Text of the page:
John Giorno

Sperone Westwater
257 Bowery
New York
Lower East Side
Mar 25th 2021 — May 28th 2021

Find out more

It feels like just yesterday when venues across the city presented the unprecedented “Ugo Rondinone: “I ♥ John Giorno” (it was 2017, but then what is time?). Nearly impossible to miss, the event was organized by his husband, artist Ugo Rondinone, and displayed Giorno’s multifaceted work alongside that of creators whom he inspired—an astonishing tribute. In this exhibition, Sperone Westwater’s second presentation of the late artist and poet’s work, something of that spirit of collaboration lives on in John Giorno performing I Don't Need it, I don't want it, and You Cheated Me Out of It, 1981 & Eating the Sky, 1978 (2015), a collaboration with Rondinone in which the text of Giorno’s poems appears on double-sided video screens, timed with a recording of Giorno’s reading them.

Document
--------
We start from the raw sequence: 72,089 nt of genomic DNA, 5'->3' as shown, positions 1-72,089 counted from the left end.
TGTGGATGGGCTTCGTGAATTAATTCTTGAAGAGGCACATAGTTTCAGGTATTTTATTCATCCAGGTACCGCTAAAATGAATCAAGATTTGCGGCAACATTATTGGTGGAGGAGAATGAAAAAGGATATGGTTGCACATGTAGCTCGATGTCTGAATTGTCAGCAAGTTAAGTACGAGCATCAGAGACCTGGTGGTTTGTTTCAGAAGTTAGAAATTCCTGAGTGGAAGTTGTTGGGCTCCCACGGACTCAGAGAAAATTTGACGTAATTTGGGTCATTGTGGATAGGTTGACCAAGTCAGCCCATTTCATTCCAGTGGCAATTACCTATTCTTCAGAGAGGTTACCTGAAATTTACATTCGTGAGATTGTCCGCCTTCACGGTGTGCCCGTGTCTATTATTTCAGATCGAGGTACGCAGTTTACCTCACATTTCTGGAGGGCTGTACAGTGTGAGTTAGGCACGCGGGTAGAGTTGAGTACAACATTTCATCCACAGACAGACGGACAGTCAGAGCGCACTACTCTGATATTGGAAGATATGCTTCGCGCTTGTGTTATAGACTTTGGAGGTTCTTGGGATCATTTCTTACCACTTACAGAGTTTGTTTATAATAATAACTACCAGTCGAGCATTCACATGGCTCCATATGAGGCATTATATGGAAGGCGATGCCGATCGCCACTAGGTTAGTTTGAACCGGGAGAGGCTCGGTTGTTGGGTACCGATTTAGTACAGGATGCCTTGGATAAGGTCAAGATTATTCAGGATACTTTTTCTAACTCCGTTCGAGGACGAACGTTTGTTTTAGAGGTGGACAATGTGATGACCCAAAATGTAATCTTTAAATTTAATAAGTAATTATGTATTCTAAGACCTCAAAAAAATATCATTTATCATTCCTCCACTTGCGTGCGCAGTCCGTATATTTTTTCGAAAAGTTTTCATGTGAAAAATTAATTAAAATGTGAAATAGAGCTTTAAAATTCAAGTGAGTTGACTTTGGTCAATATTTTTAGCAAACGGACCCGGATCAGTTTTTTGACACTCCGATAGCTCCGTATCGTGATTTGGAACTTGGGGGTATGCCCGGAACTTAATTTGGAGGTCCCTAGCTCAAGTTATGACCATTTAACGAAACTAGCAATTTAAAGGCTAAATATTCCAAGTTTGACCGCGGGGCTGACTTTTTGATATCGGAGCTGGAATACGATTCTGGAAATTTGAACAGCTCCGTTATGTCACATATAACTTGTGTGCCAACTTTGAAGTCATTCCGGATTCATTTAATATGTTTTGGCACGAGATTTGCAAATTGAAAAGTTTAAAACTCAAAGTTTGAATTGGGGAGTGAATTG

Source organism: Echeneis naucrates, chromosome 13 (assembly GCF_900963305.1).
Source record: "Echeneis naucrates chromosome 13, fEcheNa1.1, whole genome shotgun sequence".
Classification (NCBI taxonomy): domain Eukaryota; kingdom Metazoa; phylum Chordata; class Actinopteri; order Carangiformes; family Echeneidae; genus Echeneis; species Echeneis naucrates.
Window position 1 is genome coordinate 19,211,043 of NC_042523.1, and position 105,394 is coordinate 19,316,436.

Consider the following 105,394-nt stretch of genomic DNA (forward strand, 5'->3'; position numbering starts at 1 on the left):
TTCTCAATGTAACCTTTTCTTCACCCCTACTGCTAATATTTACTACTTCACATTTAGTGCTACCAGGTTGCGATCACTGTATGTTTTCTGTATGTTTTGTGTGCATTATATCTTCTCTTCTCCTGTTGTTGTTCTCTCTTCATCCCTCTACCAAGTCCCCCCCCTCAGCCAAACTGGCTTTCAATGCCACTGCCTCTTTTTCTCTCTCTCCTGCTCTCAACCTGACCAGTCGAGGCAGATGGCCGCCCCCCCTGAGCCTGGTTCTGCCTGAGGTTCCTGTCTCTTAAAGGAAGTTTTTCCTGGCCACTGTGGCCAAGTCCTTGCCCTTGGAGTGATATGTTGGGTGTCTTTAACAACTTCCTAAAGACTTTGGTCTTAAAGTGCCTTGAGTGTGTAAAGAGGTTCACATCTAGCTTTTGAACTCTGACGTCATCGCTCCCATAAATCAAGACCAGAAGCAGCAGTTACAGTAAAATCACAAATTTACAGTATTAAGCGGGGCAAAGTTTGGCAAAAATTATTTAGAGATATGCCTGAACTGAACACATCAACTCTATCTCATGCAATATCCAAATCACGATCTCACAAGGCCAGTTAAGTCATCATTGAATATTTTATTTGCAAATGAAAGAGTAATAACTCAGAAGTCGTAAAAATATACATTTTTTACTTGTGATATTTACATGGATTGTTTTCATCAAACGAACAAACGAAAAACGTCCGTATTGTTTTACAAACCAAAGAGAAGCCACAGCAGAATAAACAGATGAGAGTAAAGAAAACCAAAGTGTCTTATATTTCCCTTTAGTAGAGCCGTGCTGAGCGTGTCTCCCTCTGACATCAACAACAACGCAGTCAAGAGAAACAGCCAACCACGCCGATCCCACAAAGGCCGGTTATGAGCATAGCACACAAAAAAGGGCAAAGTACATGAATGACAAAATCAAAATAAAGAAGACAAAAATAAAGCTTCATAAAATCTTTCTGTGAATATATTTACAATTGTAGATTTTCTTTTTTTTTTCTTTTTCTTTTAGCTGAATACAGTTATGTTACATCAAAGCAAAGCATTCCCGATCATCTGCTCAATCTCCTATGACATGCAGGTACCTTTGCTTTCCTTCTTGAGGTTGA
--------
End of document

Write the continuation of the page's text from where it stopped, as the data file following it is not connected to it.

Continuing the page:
The main gallery makes a dramatic, two-story-high presentation of his black-and-white text paintings, whether lewd, wry, or enraged—“God is man made,” “Life is a killer,” “The world just makes me laugh.” These striking phrases resonate all the more for their bold presentation, with all-caps lettering and colloquial abbreviations such as THANX 4 NOTHING (2013) [pictured], all in a distinctive font developed for the artist. Three large singular works in the same vein, albeit with a touch of color, are displayed on the second floor of the gallery—similarly culling from his own poetry.

On the surface this exhibition presents the paintings for which the artist is best known—upon further introspection it is a reminder that Giorno’s legacy remains in a place unto its own. The late artist’s career spans far beyond his poetry and its translation on canvas—his nonprofit “Giorno Poetry Systems” began the “AIDS Treatment Project” which raised funds for those suffering from the epidemic in the 1980s and the ‘90s—and reflects other mediums which Giorno traversed over the years, including political activism.

John Giorno, THANX 4 NOTHING, 2013. Acrylic on canvas, 48 x 48 inches. Courtesy Sperone Westwater, New York.